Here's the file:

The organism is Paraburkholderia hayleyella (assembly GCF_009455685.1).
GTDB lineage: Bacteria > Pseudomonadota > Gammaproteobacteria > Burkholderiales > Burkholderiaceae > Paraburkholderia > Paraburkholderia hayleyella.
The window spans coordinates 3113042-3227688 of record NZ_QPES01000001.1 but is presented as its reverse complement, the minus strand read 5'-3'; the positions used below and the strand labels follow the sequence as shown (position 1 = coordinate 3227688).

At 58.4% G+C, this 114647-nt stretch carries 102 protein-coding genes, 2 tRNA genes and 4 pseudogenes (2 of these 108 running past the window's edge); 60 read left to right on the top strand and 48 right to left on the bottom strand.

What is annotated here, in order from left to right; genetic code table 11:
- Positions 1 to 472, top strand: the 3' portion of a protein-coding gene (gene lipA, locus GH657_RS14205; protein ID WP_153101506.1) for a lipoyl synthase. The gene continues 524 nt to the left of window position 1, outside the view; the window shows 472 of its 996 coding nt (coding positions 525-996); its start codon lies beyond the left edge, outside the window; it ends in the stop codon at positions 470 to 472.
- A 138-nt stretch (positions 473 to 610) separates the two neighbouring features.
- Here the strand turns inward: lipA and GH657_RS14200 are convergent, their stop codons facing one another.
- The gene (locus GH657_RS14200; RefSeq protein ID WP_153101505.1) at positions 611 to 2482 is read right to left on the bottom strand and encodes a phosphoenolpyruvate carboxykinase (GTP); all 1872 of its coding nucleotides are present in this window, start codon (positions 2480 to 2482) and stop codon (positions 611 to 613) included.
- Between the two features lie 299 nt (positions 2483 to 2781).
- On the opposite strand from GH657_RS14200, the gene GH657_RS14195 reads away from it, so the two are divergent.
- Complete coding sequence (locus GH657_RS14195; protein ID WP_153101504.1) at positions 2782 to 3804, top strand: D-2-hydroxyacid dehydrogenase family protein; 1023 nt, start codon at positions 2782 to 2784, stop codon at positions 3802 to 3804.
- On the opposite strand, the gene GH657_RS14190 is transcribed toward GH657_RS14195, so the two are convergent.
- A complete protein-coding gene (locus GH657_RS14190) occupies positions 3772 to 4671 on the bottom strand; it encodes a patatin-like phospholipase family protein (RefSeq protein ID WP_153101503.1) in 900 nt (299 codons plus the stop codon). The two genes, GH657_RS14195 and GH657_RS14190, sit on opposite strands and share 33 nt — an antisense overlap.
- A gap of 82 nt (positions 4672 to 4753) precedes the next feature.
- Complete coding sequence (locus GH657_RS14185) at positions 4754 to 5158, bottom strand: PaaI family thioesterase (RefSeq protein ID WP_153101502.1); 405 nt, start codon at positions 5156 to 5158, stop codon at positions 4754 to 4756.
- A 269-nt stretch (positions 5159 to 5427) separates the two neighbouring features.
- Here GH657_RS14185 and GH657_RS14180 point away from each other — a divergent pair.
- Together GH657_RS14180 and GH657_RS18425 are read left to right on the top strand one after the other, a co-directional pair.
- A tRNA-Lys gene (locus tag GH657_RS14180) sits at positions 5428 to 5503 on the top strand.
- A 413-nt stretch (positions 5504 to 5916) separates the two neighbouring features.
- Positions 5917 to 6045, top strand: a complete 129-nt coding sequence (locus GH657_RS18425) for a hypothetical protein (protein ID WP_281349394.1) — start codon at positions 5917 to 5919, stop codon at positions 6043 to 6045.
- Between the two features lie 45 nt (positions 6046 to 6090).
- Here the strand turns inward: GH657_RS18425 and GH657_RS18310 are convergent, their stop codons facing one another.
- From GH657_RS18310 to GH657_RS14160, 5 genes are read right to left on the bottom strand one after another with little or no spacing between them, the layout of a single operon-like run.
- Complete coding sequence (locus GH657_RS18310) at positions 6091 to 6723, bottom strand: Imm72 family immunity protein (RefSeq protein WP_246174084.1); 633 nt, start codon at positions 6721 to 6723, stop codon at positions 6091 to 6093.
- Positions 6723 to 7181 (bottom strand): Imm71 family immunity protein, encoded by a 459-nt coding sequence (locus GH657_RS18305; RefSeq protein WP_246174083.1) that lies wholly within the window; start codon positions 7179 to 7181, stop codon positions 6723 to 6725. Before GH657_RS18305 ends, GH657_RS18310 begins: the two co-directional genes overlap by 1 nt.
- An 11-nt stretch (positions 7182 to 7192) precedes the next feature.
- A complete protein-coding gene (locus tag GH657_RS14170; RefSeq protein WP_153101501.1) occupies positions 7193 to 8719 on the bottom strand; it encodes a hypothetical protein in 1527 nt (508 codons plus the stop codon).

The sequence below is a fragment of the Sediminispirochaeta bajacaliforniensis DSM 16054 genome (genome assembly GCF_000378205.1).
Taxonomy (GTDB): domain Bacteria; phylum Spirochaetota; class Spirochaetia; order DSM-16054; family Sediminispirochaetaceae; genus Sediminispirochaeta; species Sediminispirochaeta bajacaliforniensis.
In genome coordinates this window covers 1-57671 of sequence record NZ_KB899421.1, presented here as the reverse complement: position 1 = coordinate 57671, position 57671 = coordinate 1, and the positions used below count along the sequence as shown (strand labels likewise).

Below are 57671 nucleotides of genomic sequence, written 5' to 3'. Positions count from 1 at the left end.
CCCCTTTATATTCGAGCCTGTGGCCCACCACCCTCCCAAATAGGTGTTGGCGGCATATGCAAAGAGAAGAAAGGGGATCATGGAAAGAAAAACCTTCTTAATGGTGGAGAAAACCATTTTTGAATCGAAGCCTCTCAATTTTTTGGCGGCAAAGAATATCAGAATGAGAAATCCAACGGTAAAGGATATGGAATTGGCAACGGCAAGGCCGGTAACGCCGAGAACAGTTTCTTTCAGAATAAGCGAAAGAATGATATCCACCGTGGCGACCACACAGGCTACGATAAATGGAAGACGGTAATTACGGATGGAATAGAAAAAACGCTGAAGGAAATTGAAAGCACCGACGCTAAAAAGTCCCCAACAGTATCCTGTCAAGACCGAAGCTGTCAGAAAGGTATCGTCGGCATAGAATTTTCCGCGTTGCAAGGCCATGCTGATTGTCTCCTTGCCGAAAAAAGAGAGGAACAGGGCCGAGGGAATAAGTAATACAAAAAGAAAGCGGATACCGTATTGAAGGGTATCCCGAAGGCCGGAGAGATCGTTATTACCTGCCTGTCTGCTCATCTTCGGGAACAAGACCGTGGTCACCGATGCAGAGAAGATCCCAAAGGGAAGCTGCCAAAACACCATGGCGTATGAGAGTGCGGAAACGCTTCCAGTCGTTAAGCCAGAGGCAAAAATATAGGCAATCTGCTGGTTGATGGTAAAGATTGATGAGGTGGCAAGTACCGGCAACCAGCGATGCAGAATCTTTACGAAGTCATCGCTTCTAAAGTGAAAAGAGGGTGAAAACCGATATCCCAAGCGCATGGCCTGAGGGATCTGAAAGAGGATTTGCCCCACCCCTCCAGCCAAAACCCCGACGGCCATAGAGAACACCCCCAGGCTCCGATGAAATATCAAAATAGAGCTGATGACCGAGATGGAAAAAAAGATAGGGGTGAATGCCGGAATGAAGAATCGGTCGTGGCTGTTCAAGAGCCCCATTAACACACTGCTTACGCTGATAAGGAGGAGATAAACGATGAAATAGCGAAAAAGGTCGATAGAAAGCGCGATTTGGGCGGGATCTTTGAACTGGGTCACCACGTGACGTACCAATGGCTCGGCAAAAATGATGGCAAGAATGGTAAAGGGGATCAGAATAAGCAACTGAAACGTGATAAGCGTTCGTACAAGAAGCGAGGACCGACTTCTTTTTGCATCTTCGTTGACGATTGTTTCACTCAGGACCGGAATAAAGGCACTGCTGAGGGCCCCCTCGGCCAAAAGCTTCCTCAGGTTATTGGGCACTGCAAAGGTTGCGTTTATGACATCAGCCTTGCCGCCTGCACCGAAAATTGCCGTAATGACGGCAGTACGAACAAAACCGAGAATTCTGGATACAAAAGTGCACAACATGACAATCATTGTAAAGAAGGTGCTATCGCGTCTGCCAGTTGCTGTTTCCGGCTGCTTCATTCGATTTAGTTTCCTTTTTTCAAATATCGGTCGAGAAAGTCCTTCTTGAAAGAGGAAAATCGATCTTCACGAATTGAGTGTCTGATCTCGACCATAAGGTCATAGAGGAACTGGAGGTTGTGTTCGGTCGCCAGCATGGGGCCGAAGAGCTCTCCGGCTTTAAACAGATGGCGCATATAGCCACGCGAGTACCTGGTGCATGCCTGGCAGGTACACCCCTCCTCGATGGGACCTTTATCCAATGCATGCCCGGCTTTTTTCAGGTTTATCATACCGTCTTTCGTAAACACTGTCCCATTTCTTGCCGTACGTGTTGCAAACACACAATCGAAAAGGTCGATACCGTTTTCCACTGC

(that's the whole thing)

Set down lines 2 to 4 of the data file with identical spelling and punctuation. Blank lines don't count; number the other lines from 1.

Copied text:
GTDB lineage: Bacteria > Pseudomonadota > Gammaproteobacteria > Burkholderiales > Burkholderiaceae > Paraburkholderia > Paraburkholderia hayleyella.
The window spans coordinates 3113042-3227688 of record NZ_QPES01000001.1 but is presented as its reverse complement, the minus strand read 5'-3'; the positions used below and the strand labels follow the sequence as shown (position 1 = coordinate 3227688).

At 58.4% G+C, this 114647-nt stretch carries 102 protein-coding genes, 2 tRNA genes and 4 pseudogenes (2 of these 108 running past the window's edge); 60 read left to right on the top strand and 48 right to left on the bottom strand.